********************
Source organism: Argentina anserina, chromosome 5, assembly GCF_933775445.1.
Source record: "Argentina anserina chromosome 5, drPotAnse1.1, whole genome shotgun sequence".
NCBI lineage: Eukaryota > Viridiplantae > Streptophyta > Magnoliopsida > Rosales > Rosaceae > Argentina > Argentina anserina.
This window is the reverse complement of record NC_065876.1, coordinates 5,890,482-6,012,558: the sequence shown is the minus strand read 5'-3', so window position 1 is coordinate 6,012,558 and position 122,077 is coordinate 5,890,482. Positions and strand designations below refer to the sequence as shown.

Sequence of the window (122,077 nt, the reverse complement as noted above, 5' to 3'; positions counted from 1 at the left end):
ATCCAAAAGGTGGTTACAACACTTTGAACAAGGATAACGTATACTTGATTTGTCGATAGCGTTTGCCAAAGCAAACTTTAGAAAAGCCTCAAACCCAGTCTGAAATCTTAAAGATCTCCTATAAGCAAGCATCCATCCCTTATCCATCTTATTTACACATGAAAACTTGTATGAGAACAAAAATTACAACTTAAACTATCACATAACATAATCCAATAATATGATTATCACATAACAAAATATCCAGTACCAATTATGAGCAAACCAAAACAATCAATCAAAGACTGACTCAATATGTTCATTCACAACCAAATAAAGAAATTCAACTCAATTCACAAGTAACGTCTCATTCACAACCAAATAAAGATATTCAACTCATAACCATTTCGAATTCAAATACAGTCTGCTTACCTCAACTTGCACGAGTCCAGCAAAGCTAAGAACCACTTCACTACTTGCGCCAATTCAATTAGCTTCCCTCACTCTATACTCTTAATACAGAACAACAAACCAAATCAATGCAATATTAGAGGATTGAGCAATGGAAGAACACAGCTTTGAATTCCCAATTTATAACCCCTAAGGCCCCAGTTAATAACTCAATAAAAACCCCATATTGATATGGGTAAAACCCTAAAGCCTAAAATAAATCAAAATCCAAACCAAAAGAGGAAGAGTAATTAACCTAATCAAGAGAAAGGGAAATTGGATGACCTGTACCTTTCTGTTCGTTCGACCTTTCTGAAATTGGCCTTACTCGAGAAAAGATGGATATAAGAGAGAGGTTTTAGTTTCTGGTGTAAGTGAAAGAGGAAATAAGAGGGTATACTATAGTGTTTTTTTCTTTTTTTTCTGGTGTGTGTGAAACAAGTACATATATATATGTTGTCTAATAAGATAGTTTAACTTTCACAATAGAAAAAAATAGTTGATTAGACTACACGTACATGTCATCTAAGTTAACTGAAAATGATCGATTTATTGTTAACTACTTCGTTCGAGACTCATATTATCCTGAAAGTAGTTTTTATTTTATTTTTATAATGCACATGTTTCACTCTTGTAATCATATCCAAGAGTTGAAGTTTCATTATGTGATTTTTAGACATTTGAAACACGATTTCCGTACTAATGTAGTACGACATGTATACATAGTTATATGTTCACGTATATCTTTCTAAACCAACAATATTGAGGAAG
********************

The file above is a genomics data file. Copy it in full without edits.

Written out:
Source organism: Argentina anserina, chromosome 5, assembly GCF_933775445.1.
Source record: "Argentina anserina chromosome 5, drPotAnse1.1, whole genome shotgun sequence".
NCBI lineage: Eukaryota > Viridiplantae > Streptophyta > Magnoliopsida > Rosales > Rosaceae > Argentina > Argentina anserina.
This window is the reverse complement of record NC_065876.1, coordinates 5,890,482-6,012,558: the sequence shown is the minus strand read 5'-3', so window position 1 is coordinate 6,012,558 and position 122,077 is coordinate 5,890,482. Positions and strand designations below refer to the sequence as shown.

Sequence of the window (122,077 nt, the reverse complement as noted above, 5' to 3'; positions counted from 1 at the left end):
ATCCAAAAGGTGGTTACAACACTTTGAACAAGGATAACGTATACTTGATTTGTCGATAGCGTTTGCCAAAGCAAACTTTAGAAAAGCCTCAAACCCAGTCTGAAATCTTAAAGATCTCCTATAAGCAAGCATCCATCCCTTATCCATCTTATTTACACATGAAAACTTGTATGAGAACAAAAATTACAACTTAAACTATCACATAACATAATCCAATAATATGATTATCACATAACAAAATATCCAGTACCAATTATGAGCAAACCAAAACAATCAATCAAAGACTGACTCAATATGTTCATTCACAACCAAATAAAGAAATTCAACTCAATTCACAAGTAACGTCTCATTCACAACCAAATAAAGATATTCAACTCATAACCATTTCGAATTCAAATACAGTCTGCTTACCTCAACTTGCACGAGTCCAGCAAAGCTAAGAACCACTTCACTACTTGCGCCAATTCAATTAGCTTCCCTCACTCTATACTCTTAATACAGAACAACAAACCAAATCAATGCAATATTAGAGGATTGAGCAATGGAAGAACACAGCTTTGAATTCCCAATTTATAACCCCTAAGGCCCCAGTTAATAACTCAATAAAAACCCCATATTGATATGGGTAAAACCCTAAAGCCTAAAATAAATCAAAATCCAAACCAAAAGAGGAAGAGTAATTAACCTAATCAAGAGAAAGGGAAATTGGATGACCTGTACCTTTCTGTTCGTTCGACCTTTCTGAAATTGGCCTTACTCGAGAAAAGATGGATATAAGAGAGAGGTTTTAGTTTCTGGTGTAAGTGAAAGAGGAAATAAGAGGGTATACTATAGTGTTTTTTTCTTTTTTTTCTGGTGTGTGTGAAACAAGTACATATATATATGTTGTCTAATAAGATAGTTTAACTTTCACAATAGAAAAAAATAGTTGATTAGACTACACGTACATGTCATCTAAGTTAACTGAAAATGATCGATTTATTGTTAACTACTTCGTTCGAGACTCATATTATCCTGAAAGTAGTTTTTATTTTATTTTTATAATGCACATGTTTCACTCTTGTAATCATATCCAAGAGTTGAAGTTTCATTATGTGATTTTTAGACATTTGAAACACGATTTCCGTACTAATGTAGTACGACATGTATACATAGTTATATGTTCACGTATATCTTTCTAAACCAACAATATTGAGGAAG